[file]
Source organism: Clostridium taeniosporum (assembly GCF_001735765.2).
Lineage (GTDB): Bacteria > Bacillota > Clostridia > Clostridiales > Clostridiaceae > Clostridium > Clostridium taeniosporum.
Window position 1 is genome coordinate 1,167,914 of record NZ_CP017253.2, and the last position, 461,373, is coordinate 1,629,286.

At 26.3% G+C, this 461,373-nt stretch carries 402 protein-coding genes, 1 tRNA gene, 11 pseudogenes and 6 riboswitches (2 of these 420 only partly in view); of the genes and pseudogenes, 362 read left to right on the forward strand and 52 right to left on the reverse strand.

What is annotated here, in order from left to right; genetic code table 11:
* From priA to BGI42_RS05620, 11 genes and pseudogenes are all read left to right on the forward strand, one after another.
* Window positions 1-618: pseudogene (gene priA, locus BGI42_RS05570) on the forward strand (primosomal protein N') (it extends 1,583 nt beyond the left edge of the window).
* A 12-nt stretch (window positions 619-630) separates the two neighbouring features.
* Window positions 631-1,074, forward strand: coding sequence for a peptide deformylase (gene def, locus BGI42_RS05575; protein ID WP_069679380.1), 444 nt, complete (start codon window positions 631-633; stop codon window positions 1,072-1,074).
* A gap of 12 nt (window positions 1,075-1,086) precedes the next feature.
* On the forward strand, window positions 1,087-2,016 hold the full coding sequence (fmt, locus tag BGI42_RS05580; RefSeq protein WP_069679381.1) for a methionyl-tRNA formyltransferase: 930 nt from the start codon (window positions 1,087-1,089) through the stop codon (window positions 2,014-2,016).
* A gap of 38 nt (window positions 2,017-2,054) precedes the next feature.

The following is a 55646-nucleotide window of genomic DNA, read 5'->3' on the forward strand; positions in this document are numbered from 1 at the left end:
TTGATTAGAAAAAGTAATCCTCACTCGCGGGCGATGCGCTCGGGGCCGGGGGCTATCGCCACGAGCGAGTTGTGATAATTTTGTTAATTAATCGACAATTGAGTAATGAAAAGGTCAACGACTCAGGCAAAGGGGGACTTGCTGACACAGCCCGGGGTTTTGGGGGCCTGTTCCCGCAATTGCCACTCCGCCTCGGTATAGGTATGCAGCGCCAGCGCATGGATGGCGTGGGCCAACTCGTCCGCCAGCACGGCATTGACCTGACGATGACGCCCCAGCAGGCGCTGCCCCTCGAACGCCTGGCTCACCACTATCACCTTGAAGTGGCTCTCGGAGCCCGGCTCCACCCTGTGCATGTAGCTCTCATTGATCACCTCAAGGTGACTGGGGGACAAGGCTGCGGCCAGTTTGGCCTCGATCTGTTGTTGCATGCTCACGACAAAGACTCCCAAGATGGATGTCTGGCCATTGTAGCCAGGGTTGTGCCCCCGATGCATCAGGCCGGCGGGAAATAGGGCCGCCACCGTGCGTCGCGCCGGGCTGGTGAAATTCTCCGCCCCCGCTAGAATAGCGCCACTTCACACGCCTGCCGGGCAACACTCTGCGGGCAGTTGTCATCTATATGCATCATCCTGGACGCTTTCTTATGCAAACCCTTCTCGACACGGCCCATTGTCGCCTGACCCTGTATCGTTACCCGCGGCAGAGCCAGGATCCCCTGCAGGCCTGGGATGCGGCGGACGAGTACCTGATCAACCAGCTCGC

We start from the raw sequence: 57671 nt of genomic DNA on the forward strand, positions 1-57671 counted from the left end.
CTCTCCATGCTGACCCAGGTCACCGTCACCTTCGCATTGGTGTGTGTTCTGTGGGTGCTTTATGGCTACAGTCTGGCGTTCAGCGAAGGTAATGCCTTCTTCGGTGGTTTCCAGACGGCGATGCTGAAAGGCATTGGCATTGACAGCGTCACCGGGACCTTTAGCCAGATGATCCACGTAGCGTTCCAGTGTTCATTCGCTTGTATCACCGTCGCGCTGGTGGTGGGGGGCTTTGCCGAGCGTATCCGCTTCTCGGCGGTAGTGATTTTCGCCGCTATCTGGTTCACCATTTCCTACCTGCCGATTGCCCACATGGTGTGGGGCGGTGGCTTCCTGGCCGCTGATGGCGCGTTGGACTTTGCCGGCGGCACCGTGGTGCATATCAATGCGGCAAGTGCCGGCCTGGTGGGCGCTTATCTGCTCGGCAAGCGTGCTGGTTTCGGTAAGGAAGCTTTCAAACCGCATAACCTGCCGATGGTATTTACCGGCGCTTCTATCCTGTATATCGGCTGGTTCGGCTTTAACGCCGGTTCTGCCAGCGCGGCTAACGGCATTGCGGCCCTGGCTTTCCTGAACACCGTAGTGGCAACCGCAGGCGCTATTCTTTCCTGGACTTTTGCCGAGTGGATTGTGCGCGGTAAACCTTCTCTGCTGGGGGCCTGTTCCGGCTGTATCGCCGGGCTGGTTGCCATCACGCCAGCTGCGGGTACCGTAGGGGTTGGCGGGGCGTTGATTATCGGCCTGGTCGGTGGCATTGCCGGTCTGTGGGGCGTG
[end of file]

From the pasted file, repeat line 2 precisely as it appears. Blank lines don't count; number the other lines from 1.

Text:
Lineage (GTDB): Bacteria > Bacillota > Clostridia > Clostridiales > Clostridiaceae > Clostridium > Clostridium taeniosporum.